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Old 08-14-2014, 09:22 PM
 
Location: Who Cares, USA
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Quote:
Originally Posted by Desert_SW_77 View Post
I'm going to have to disagree with you there. Seattle, Phoenix, Washington, DC, and Atlanta are all fast growing transplant heavy cities but they are very different culturally with very different vibes.
Truth. Seattle and Phoenix especially couldn't be any more different from each other, on SOOO many levels. Not all of these cities attract the same kind of transplants.

Odd that the OP included Minneapolis, but didn't include Houston in his list of transplant-heavy cities. I'm always astounded every time I go back there to visit at just how few native Houstonians seem to be left.
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Old 08-14-2014, 11:01 PM
 
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Originally Posted by nep321 View Post
True, but I highly doubt that all of these transplant cities are going to develop a strong unique identity of their own in the same way that that many of the rustbelt cities have. That's because of modern day communication and travel. Today's growing transplant cities all essentially have similar culture and vibe.
I completely disagree with you; today's Rustbelt cities were once yesterday's boomtowns. The boomtowns won't boom forever, and no, all growing transplant cities do NOT have the same culture and vibe. The culture and vibe of, say, Las Vegas and Raleigh are almost polar opposites in every way. Also, there are older cities that are booming now so you get something of a hybrid of strong local culture with those transplants bring with them. San Antonio and Charleston, SC are two examples of such.
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Old 08-14-2014, 11:32 PM
 
Location: SW Pennsylvania
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The Pittsburgh area is mainly made up native Pennsylvanians. I have not met many people from West Virginia or Ohio. There are plenty from those two states who commute though. Most of the people I meet living in the Pittsburgh area are from rural western Pennsylvania. I've met some people from Virginia and New York, but it's rare.

Columbus, OH as plenty of natives too, but a good portion of its population comes from the surrounding states and other Ohio counties.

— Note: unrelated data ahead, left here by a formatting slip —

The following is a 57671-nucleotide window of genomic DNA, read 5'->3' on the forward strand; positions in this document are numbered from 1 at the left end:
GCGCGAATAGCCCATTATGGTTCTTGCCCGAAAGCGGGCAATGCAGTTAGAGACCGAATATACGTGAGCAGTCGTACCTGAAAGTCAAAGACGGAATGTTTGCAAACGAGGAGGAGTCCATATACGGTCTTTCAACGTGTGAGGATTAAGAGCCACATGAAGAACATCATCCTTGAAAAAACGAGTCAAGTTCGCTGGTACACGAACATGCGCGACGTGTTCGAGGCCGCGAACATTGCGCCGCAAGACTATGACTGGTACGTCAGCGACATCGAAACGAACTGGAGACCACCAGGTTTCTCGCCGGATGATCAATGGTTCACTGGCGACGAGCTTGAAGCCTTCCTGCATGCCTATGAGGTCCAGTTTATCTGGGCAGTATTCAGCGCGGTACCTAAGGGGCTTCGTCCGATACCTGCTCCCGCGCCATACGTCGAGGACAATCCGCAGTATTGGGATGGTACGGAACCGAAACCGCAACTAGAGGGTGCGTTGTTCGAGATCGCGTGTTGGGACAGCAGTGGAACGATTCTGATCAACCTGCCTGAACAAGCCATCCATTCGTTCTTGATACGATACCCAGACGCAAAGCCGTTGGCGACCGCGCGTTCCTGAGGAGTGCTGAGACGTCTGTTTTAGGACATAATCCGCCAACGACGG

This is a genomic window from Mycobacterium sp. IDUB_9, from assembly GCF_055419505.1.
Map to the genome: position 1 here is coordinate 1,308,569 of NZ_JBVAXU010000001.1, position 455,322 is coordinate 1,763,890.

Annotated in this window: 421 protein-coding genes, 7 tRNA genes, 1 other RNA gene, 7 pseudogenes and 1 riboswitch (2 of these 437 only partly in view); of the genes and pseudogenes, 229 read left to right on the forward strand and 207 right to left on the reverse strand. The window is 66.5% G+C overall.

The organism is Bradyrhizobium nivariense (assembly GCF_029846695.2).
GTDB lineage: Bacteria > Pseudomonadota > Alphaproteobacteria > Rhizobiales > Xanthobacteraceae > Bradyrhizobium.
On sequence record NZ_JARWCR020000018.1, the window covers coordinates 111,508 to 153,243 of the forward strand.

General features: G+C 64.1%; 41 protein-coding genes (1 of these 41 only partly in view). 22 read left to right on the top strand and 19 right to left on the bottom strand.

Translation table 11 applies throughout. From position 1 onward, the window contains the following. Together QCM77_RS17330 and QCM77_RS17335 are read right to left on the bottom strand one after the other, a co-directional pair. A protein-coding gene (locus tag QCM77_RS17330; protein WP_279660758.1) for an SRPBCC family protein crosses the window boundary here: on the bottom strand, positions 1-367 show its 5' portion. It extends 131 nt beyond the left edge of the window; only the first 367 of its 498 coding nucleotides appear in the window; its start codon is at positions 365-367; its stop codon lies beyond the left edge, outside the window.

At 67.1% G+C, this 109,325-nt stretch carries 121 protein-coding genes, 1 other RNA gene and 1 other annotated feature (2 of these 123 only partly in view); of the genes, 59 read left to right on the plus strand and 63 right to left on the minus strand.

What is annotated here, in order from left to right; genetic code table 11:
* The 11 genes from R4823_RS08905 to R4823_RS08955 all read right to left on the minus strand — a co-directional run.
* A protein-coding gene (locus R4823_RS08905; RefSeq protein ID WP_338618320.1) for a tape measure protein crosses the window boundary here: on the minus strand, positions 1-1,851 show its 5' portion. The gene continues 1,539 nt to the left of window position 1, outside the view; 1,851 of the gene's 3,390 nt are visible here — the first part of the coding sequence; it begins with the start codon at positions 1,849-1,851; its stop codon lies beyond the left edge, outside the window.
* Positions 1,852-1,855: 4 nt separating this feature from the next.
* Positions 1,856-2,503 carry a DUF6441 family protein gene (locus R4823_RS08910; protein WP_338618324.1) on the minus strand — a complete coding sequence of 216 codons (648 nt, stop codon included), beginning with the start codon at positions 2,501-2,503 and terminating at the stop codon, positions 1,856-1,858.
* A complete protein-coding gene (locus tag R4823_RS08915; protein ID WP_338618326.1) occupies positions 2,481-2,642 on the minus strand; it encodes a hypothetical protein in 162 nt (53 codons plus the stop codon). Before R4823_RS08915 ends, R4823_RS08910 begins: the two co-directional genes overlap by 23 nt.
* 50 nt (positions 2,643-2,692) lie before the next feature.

It's good to have a good mixture between natives and non-natives. The Pittsburgh region is a bit provincial in attitude. Wander into small of the small towns with an out of state plate and people will stare at you. Friends of friends get hired more often than the most qualified, especially in the school districts. But on the positive side, there is a strong sense of community.

But the Columbus area does seem friendlier overall. It seems more progressive and open to outsiders and other ideas.

Where I lived in Florida for a brief time was a mess. The majority of the population was from somewhere else (can't complain, I was from somewhere else too) and in the winter time, snowbirds invaded the area. I found both sets of population to be rude and felt bad for the few natives who were trying to live their lives peacefully.

So sometimes too many transplants is a bad thing.
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Old 08-15-2014, 04:06 AM
 
Location: Pittsburgh
3,144 posts, read 2,825,168 times
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Quote:
Originally Posted by tallydude02 View Post
So sometimes too many transplants is a bad thing.
I don't even recognize parts of the South. It makes me sad. The authentic has been replaced by tourist and hipster kitsch. I remember when the sky was a clear blue, the Carolina blue. Years later I would drive in to work and look up to see the blue gone and a slight haze from pollution.
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Old 08-15-2014, 04:19 AM
 
21,186 posts, read 30,343,833 times
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Quote:
Originally Posted by soug View Post
Philly still is predominantly inhabited by Philly-area people (or if not, it feels that way). I view this as a good thing.
Quote:
Originally Posted by tallydude02 View Post
The Pittsburgh area is mainly made up native Pennsylvanians. I have not met many people from West Virginia or Ohio. There are plenty from those two states who commute though. Most of the people I meet living in the Pittsburgh area are from rural western Pennsylvania. The Pittsburgh region is a bit provincial in attitude. Wander into small of the small towns with an out of state plate and people will stare at you. Friends of friends get hired more often than the most qualified, especially in the school districts. But on the positive side, there is a strong sense of community.
Pennsylvania as a whole tends quite provincial and given the presence of two major cities might rank as most provincial given similar states don't have the larger more populated cities, or more central location in terms of access to other major population centers.
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